A Technique Question from a Piercer
I received this message from a Facebook friend:
Elayne, Let me begin this note by telling you that I am a huge fan of yours, and I am extremely thankful for all the hard work that you, Jim Ward, Doug Malloy, Paul King and so many others have done for the industry we are in. If it weren't for you and others like you, body piercing would be no where near where it is now, so THANK YOU!!!
Now then, my question to you:
I have been piercing professionally for 6 years, a good career so far but only a few steps in comparison to yours... When I first began, I used the "piggy-backing" method I saw in your recent video post. I have since moved on and now pierce with like sized jewelry and needles. I was under the impression that the method described was amateur and generally looked down upon, and yet here I see a MASTER PIERCER using it. Now please don't get me wrong, your title of master piercer is correct and very well deserved, I just find it strange. So I come to you with thisa humble question, why do you prefer this method? I have found that the piercings tend to bleed too much when using this method. Are there benefits that I am unaware of? Thank you for your time and any info will be appreciated.
By the way, the "bible" is one of the books in my modification collection that I am most proud of, and I consult it regularly so thank you!!!!
A fan and fellow body modifier, -J.
I very much appreciate the positive feedback, and I'm glad you feel comfortable to ask questions. There's no need to tiptoe around me--you can ask me anything.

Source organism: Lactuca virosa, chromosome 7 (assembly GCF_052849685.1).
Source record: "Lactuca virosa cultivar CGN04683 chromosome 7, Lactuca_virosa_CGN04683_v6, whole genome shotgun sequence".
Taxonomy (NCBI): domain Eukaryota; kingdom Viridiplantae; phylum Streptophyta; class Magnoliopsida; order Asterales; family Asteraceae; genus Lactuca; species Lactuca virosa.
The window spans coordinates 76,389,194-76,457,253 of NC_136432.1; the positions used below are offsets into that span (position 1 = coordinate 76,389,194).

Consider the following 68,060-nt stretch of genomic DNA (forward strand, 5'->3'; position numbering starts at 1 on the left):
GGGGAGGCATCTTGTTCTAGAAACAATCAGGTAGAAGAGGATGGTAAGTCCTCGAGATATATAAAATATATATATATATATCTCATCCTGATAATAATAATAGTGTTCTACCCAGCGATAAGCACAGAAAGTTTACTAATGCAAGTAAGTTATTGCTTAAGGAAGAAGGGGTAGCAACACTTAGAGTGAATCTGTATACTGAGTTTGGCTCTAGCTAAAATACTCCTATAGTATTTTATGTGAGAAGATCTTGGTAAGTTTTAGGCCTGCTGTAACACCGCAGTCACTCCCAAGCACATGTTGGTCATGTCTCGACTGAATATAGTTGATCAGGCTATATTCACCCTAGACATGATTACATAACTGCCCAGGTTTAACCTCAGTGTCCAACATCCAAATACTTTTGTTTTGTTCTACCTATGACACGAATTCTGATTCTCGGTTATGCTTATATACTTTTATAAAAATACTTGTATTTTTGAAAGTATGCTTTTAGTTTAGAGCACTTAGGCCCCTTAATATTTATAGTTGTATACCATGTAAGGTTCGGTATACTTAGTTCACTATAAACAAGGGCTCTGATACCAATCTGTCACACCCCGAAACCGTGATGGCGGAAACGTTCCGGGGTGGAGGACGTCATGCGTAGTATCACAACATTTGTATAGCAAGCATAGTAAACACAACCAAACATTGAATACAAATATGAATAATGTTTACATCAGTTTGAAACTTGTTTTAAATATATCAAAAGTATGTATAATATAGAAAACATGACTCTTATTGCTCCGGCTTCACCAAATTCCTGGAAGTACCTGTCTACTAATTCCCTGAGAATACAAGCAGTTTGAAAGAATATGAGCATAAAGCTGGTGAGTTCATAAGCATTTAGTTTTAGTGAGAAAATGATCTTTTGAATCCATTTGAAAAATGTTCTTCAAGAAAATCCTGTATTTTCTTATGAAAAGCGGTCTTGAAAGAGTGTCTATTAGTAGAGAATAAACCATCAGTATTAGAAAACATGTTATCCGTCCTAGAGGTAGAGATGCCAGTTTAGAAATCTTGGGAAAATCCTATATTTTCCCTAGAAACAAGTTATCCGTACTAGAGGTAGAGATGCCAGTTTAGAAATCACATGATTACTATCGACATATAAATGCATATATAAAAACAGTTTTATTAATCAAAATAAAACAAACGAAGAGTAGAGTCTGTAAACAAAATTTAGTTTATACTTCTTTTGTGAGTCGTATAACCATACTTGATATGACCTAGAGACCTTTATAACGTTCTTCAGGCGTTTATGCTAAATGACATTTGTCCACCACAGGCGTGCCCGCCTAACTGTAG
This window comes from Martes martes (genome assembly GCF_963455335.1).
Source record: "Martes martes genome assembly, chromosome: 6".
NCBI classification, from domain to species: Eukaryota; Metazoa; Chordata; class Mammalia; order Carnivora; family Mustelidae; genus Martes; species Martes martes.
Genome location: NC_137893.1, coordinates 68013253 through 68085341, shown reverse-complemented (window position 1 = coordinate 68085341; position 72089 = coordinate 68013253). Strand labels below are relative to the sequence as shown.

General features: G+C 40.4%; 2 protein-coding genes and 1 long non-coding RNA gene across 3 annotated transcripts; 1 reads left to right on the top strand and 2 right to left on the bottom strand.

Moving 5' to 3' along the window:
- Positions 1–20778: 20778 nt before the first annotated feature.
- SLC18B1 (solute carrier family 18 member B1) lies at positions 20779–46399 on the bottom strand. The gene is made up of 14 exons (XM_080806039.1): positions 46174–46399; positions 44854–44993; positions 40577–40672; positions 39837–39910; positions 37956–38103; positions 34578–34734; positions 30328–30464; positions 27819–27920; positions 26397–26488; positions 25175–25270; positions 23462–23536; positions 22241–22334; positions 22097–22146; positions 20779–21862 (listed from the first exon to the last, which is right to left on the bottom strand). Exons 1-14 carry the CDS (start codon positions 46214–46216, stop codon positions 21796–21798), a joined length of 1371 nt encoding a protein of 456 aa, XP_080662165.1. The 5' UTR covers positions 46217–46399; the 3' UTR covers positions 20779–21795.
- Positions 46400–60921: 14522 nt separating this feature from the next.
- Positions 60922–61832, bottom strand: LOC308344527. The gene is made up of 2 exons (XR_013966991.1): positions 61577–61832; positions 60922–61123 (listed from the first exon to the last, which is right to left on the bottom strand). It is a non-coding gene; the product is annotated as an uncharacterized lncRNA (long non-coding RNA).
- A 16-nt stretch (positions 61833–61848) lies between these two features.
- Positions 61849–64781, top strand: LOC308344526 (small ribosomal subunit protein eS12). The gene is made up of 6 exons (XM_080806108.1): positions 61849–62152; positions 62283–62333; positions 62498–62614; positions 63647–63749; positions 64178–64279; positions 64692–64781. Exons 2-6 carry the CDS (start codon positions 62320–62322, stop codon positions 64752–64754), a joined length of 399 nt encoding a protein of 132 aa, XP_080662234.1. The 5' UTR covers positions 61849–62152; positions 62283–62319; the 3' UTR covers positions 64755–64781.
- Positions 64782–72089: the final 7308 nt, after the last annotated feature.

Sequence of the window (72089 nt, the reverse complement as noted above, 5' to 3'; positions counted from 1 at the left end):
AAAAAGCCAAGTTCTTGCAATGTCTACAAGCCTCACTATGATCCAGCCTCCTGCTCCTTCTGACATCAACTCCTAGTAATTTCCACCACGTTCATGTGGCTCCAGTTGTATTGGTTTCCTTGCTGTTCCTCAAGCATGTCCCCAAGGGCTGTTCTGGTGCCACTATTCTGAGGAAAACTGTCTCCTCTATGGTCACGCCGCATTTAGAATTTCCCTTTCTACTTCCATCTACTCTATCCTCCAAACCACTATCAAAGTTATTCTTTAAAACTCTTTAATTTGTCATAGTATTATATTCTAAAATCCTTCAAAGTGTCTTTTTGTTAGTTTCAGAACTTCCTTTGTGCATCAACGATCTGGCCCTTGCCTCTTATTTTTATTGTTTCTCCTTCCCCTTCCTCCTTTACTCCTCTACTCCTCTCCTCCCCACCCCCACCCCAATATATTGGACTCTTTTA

This is how I describe the gauge-up procedure in my book, The Piercing Bible:
Ear Cartilage Piercing: Gauge-up Procedure
When performing ear cartilage piercings, many piercers (including me) use a needle one gauge (or one-half gauge) larger than the jewelry. This technique is intended to promote the comfort and healing of the piercing by allowing your body to form a small cushion of scar tissue, so the theory goes. This may be more comfortable and make healing easier because the jewelry does not press directly against the dense cartilage. Your piercing may bleed a little more if it is performed with a larger needle. Some piercers have success with the same-gauge technique.
I can say from personal experience that the cartilage piercings I've had done (and healed) that were same-gauge were more uncomfortable and gave me more trouble than the ones that were pierced at a little larger size. So I do it with the intention of maximum comfort and success of healing.
It is true that they tend to bleed more, but I explain to clients (before I pierce them) that bleeding is good because where there is a blood supply there's healing capacity--then they're happy about bleeding, rather than concerned or upset by it. If same-gauge works for you, then it is a "right way" too. There's no one correct way. Thanks for asking!